• Master of All: If there is something they cannot do, it hasn’t been added into the game yet. The player is perhaps the most versatile and intelligent entity in the Minecraft world, being able to master any profession or craft there is. With mods, the list of what the player can achieve is only expanded further. Nothing is beyond the realm of possibility when it comes to them.
  • Muscles Are Meaningless: Alex's arms are skinnier than Steve's, which is purely aesthetic and doesn't affect anything.
  • Non-Standard Character Design: Of all the default player skins, Steve is the only one who has facial hair.
  • No Such Thing as Dehydration: While there are some things the Players can drink, such as milk and honey, they don't need to drink.
  • One-Man Army: They can rack up quite a body count, including zombies, undead soldiers, demons, inter-dimensional aliens, Big Creepy-Crawlies, Creepers, dragons, wizards, witches, and The Wither. And keep in mind, this is discounting Game Mods.
    • Notably it's pretty much required that you do this to "beat" the game. Bare minimum, you must kill a dozen Endermen and a dozen Blazes in order to craft enough Eyes of Ender to successfully enter the End.
  • Our Mages Are Different: They can use various forms of rule magic, such as brewing potions out of monster organs and enchanting various inanimate objects using the life energy of dead foes. Combined with their blacksmithing and general crafting skills, they can make an arsenal of magical weapons and tools, including magically enchanted suits of Powered Armor.
  • Person of Mass Destruction: A quality that can overlap with Person of Mass Construction depending on their whim — if it’s a requirement in their quest to build something, they can freely demolish and sculpt the land like clay to terraform it into their liking, and if feeling particularly bloody-minded, they can use a stack of TNT to blast massive holes in the land. Additionally, when kitted out for battle, the sheer amount of firepower they can bring to the table through their absurdly vast inventory can easily be enough to level a town in minutes, or permanently deform a landscape. They can carry literally hundreds of flaming arrows, fire charges, magical potion grenades, and explosive rockets. Add their engineering skill to this, and the damage they can do range from devastating to apocalyptic.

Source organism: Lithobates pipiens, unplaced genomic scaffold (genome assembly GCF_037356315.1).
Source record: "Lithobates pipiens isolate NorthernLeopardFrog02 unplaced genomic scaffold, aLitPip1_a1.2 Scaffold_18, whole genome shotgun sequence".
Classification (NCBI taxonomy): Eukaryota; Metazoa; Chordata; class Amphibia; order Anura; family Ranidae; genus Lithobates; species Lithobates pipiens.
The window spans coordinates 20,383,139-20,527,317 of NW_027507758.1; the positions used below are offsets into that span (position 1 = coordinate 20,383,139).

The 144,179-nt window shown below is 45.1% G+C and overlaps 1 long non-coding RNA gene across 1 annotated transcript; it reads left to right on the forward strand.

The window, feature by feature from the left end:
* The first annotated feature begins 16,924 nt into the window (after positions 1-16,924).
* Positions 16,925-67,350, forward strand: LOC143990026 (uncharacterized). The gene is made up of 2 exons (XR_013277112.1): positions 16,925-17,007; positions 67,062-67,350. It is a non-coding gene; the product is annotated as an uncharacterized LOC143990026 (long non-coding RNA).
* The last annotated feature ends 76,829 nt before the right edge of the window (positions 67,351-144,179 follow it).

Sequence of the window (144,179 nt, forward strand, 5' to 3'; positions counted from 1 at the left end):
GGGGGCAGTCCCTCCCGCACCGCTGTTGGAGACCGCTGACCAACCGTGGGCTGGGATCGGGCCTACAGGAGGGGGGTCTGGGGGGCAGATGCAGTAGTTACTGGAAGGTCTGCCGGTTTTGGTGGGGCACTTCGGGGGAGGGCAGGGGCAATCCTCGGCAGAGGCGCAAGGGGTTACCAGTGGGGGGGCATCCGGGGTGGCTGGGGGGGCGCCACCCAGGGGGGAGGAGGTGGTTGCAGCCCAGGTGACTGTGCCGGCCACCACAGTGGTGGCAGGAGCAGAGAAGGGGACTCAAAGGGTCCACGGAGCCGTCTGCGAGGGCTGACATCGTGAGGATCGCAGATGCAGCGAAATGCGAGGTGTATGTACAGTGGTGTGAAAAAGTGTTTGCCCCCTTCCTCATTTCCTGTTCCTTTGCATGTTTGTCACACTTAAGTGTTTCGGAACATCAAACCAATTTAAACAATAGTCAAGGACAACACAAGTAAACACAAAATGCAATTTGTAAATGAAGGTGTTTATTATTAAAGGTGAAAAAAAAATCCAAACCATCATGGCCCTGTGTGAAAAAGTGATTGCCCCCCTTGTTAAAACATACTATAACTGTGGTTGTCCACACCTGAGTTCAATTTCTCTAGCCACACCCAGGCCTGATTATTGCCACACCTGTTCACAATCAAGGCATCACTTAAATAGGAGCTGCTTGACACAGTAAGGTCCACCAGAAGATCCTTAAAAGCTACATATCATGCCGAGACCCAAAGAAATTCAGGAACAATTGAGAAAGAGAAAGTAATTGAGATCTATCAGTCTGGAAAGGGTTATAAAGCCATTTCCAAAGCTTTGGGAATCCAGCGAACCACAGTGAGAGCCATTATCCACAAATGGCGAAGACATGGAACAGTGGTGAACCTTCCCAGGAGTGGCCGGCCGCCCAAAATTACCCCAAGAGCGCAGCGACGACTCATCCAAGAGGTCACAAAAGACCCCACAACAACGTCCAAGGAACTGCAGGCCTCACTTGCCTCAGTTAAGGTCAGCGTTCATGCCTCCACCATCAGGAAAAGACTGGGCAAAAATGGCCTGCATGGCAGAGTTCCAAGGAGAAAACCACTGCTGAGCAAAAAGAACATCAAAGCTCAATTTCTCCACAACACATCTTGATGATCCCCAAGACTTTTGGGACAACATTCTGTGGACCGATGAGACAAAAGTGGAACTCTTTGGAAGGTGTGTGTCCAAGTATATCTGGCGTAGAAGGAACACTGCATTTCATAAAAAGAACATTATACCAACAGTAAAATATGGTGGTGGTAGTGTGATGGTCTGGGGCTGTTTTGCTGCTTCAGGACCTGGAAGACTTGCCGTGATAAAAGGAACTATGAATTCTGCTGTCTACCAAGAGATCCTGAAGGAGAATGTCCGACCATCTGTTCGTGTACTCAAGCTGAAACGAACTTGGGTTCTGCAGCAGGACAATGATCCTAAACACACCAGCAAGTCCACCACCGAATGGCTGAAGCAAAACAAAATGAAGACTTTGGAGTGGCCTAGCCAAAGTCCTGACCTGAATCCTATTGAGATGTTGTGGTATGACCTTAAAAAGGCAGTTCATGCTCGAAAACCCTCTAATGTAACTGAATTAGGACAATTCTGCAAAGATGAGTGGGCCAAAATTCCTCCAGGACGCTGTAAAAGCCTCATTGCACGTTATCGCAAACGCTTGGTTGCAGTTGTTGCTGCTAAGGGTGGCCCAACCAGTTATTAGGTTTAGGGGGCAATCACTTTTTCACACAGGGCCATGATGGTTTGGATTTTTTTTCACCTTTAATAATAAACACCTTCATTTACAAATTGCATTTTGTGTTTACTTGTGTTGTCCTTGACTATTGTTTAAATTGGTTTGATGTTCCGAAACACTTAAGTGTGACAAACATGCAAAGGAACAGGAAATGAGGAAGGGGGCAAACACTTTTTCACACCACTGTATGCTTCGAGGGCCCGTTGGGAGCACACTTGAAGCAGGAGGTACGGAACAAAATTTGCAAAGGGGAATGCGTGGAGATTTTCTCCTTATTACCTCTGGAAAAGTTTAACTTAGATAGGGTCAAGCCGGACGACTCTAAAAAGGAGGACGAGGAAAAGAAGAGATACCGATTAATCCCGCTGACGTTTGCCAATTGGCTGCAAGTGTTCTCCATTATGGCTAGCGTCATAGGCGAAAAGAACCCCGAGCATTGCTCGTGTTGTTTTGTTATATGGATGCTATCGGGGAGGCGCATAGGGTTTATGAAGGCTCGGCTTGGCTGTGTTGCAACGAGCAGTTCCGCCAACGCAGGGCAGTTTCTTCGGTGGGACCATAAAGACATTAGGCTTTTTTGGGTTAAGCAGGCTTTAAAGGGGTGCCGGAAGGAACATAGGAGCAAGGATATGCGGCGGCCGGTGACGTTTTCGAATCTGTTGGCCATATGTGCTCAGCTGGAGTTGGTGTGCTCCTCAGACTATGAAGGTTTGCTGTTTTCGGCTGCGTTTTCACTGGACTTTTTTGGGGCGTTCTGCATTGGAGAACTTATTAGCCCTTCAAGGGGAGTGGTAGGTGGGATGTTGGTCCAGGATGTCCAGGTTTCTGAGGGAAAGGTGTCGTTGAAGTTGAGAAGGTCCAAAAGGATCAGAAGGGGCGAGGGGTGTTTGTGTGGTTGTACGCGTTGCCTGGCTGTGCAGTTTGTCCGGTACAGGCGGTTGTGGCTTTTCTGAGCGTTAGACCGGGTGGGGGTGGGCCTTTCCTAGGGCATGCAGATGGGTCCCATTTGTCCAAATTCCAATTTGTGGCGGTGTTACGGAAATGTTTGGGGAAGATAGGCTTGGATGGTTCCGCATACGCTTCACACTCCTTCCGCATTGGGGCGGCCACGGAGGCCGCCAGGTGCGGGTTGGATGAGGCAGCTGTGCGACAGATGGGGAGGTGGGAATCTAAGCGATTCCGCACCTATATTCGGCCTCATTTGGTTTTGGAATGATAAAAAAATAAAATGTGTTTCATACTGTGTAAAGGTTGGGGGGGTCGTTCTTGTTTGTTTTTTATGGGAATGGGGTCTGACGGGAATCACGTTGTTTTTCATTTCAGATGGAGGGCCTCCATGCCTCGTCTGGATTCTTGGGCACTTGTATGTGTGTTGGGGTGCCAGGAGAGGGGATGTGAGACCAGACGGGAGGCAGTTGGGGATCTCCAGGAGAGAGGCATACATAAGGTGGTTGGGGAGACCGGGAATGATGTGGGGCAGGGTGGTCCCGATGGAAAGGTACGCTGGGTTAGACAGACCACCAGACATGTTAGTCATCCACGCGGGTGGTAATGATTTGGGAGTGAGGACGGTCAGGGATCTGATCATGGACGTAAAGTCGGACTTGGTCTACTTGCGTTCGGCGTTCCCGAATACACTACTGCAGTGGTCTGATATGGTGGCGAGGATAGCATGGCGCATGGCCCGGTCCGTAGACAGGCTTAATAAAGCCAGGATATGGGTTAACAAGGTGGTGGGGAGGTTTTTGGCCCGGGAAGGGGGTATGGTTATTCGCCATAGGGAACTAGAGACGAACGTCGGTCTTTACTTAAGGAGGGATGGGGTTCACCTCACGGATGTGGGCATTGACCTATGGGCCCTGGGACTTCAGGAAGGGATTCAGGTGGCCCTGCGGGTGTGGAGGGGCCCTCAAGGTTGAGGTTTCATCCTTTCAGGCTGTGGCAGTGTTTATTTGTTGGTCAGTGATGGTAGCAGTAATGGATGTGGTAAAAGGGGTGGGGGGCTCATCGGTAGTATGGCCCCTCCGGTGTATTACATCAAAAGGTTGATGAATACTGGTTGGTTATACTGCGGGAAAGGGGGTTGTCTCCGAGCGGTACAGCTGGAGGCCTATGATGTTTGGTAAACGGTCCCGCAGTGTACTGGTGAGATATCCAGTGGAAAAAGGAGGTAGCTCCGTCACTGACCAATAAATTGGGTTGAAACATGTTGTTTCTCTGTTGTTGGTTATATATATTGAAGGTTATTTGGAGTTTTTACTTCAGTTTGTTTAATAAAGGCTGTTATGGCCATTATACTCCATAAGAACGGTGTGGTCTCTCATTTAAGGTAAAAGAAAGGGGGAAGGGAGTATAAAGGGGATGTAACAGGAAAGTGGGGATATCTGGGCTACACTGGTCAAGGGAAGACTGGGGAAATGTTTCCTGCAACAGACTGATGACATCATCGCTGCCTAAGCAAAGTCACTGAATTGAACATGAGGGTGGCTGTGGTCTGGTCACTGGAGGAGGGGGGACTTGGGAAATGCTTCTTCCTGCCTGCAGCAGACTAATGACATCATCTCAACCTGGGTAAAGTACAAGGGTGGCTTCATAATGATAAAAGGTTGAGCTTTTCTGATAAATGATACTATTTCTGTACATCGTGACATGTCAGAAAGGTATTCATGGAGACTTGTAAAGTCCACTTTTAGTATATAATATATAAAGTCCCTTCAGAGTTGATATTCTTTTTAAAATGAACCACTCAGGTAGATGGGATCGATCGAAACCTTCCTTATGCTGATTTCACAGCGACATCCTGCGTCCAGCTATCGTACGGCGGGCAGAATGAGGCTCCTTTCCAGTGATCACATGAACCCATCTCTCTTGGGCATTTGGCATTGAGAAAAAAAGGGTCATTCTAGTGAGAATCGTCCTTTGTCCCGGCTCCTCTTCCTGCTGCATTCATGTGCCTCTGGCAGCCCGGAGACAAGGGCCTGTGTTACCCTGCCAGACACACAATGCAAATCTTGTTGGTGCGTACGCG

• Protagonist Without a Past: The player wakes up in the middle of nowhere, with no possessions at all except the clothes on their back, and starts punching trees for lumber.
  • Purely Aesthetic Gender: Picking between the characters changes absolutely nothing in terms of gameplay. There's only one minor model difference: the arms of some of the characters, such as Alex, are one pixel thinner than others' such as Steve's.
  • Redhead In Green: Alex has red hair and wears a green shirt.
  • Robinsonade: You somehow end up in the middle of an enormous wilderness with literally nothing on you (since clothing isn't an actual item) and no companions save animals, monsters, and the occasional nonhuman villagers. Then you punch a tree, dig a hole, and soon enough you're well on your way to carving out your own private empire.
  • Shock and Awe: As of the Update Aquatic, if they manage to obtain a trident with the Channeling enchantment, they can throw it at foes during a thunderstorm to summon a lightning strike upon them.
  • Silent Protagonist: The player has never been heard speaking; the closest thing to speech was their grunts of pain when taking damage or dying (which were removed, probably to reinforce this trope).
  • The Sleepless: Downplayed. They don't need to sleep, and they can't become tired, but for some reason, Phantoms will attack them if they go without sleep, making sleep more convenient for them than staying awake 24/7.
  • Super Not-Drowning Skills: Played straight in Creative Mode where they can't drown, but averted in Survival Mode, where they can and do drown.
  • Super-Strength: They can lift cubic meters of material with one hand, and assuming the block of gold is not hollow or suffering from Hollywood Density, Steve can presumably lift over 19 tons with one hand.
  • Technicolor Eyes: Steve has distinct purple eyes.
  • Throw Down the Bomblet: Potions can be mixed in such a way that they explode, dousing their variable effects over a wide area. The player can easily make enough of these for them to be a primary weapon.
  • To Hell and Back: They can build a Hell Gate and wander through the Nether on a regular basis either to gain materials, use as a method of quick transport, or kick the stuffing out of the local demonic monstrosities for fun.